Rauner to issue executive order,  dividing lawmakers from tax appeals Facebook

Promising an executive order to fix what he called the “unfair property tax system in the state of Illinois.” – Gov. Bruce Rauner called on legislators to block state lawmakers from receiving income from property tax appeals.

According to the Daily Herald report, on Thursday at an event at the South suburban Country Club Hills city hall, Rauner listened to Illinois residents who stressed how the high property taxes cause many to struggle to stay in their homes.

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According to the news outlet, cutting property taxes is key to bringing people as well as businesses back to Illinois – Rauner says. Illinois’ population fell by 33,000+ residents in 2017 and is now the sixth-largest state in the country. Residents of the state blame property taxes as one of the major reasons they had to leave the state.

State lawmakers are allowed to represent individuals before the Illinois Property Tax Appeals Board, under current rules, according to the news outlet. The board oversees complaints about property tax assessments outside Cook County. Rauner said the policy discourages legislators from shifting the process and vowed to issue an executive order directing the appeals board to end the practice.

According to the Daily Herald, legislators are already not allowed to represent individuals before the Court of Claims and the Workers’ Compensation Commission. Rauner’s proposal would widen restrictions to include the Property Tax Appeals Board as well as local government bodies.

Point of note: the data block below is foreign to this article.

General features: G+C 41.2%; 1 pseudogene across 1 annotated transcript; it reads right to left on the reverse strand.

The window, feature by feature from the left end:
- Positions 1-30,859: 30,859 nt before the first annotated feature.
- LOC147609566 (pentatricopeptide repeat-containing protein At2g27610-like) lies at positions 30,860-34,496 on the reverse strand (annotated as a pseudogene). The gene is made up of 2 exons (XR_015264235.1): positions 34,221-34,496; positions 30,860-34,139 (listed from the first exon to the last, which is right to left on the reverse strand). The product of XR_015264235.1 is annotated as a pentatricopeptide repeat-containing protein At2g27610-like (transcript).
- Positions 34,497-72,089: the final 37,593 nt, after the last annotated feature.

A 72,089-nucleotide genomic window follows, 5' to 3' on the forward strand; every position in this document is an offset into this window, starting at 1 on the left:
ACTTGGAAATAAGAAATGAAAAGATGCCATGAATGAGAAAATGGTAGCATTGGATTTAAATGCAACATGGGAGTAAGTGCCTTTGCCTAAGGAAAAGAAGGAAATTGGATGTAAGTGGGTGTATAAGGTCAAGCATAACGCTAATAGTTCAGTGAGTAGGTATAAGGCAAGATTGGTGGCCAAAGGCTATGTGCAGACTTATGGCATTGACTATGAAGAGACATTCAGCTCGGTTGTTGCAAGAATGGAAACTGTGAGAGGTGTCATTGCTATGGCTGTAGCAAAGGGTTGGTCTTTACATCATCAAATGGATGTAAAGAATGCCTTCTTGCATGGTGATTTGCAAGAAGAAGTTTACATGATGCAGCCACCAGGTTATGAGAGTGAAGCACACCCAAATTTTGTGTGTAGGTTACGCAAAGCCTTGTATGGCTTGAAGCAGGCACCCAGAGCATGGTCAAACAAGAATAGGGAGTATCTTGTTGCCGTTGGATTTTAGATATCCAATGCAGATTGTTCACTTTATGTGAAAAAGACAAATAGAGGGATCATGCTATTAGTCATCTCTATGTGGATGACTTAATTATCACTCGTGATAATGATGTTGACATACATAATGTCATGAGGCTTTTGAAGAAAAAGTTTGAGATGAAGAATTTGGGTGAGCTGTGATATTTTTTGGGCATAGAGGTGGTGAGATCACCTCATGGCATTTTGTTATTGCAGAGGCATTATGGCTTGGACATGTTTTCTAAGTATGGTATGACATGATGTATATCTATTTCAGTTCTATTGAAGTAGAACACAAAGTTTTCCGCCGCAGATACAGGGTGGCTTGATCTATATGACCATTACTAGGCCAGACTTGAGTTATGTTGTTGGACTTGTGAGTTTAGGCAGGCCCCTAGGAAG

“Our system is broken because it’s full of conflicts of interest, corruption [and] abuse,” Rauner said. “Our system in Cook County is rigged against taxpayers and homeowners, and it’s discriminatory — it hurts families in the South suburbs disproportionately.”

According to the news outlet, Rauner said keeping lawmakers from acting as property tax lawyers is the first key step towards fixing property taxes in Illinois which some of the highest in the nation. Rauner also encourages other steps to be made to help reduce Illinois’ property taxes.


Rauner called on Joe Berrios, Cook County Assessor to resign – stating he has repeatedly overvalued homes and business in Cook County. He continued with saying homeowners are forced to hire attorneys who benefit from the number of property tax complaints – creating a vicious cycle of unfair tax increases. Rauner also notes he plans to introduce legislation that would make it a crime for members of Illinois’ General Assembly to make money from property tax appeals, according to the news outlet.

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Rauner then promised again to introduce a bill that would allow residents to either freeze or lower property taxes through voter referendums, according to the news outlet.

“We have the third-highest property tax burden in the U.S., and more mortgages under water due to crushing taxes than in 48 other states,” Rauner said. “Illinois has too many terrific assets — a tremendous workforce, world-class educational institutions and an unparalleled transportation hub, to name a few — to allow high taxes to continue to drain our economy.”

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